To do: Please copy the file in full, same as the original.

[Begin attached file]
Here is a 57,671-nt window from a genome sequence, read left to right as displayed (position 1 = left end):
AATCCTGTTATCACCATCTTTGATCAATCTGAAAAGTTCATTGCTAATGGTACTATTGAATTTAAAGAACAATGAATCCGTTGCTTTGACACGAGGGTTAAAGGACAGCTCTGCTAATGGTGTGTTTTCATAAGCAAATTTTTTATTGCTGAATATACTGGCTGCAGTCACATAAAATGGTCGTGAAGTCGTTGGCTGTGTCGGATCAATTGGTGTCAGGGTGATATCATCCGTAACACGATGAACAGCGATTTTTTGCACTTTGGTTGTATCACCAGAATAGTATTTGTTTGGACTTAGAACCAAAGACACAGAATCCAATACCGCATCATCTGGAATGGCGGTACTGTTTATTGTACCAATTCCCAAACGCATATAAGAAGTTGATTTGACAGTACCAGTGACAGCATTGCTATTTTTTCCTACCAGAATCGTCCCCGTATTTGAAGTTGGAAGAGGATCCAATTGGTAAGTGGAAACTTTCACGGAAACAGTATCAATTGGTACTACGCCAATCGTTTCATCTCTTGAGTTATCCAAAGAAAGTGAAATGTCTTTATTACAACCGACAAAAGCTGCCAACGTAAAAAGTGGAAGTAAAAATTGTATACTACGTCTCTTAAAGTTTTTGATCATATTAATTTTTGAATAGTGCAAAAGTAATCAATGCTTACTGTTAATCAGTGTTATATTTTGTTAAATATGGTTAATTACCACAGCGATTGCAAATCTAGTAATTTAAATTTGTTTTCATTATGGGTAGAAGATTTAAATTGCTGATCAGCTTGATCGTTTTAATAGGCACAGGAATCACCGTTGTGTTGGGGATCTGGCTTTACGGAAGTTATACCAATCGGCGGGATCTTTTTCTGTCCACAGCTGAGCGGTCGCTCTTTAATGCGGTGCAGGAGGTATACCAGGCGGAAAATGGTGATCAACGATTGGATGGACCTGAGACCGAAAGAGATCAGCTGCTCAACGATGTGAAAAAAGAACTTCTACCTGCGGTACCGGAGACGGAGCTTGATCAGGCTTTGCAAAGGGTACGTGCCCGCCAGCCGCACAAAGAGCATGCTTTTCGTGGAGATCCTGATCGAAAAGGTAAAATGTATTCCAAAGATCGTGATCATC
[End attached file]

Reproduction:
Here is a 57,671-nt window from a genome sequence, read left to right as displayed (position 1 = left end):
AATCCTGTTATCACCATCTTTGATCAATCTGAAAAGTTCATTGCTAATGGTACTATTGAATTTAAAGAACAATGAATCCGTTGCTTTGACACGAGGGTTAAAGGACAGCTCTGCTAATGGTGTGTTTTCATAAGCAAATTTTTTATTGCTGAATATACTGGCTGCAGTCACATAAAATGGTCGTGAAGTCGTTGGCTGTGTCGGATCAATTGGTGTCAGGGTGATATCATCCGTAACACGATGAACAGCGATTTTTTGCACTTTGGTTGTATCACCAGAATAGTATTTGTTTGGACTTAGAACCAAAGACACAGAATCCAATACCGCATCATCTGGAATGGCGGTACTGTTTATTGTACCAATTCCCAAACGCATATAAGAAGTTGATTTGACAGTACCAGTGACAGCATTGCTATTTTTTCCTACCAGAATCGTCCCCGTATTTGAAGTTGGAAGAGGATCCAATTGGTAAGTGGAAACTTTCACGGAAACAGTATCAATTGGTACTACGCCAATCGTTTCATCTCTTGAGTTATCCAAAGAAAGTGAAATGTCTTTATTACAACCGACAAAAGCTGCCAACGTAAAAAGTGGAAGTAAAAATTGTATACTACGTCTCTTAAAGTTTTTGATCATATTAATTTTTGAATAGTGCAAAAGTAATCAATGCTTACTGTTAATCAGTGTTATATTTTGTTAAATATGGTTAATTACCACAGCGATTGCAAATCTAGTAATTTAAATTTGTTTTCATTATGGGTAGAAGATTTAAATTGCTGATCAGCTTGATCGTTTTAATAGGCACAGGAATCACCGTTGTGTTGGGGATCTGGCTTTACGGAAGTTATACCAATCGGCGGGATCTTTTTCTGTCCACAGCTGAGCGGTCGCTCTTTAATGCGGTGCAGGAGGTATACCAGGCGGAAAATGGTGATCAACGATTGGATGGACCTGAGACCGAAAGAGATCAGCTGCTCAACGATGTGAAAAAAGAACTTCTACCTGCGGTACCGGAGACGGAGCTTGATCAGGCTTTGCAAAGGGTACGTGCCCGCCAGCCGCACAAAGAGCATGCTTTTCGTGGAGATCCTGATCGAAAAGGTAAAATGTATTCCAAAGATCGTGATCATC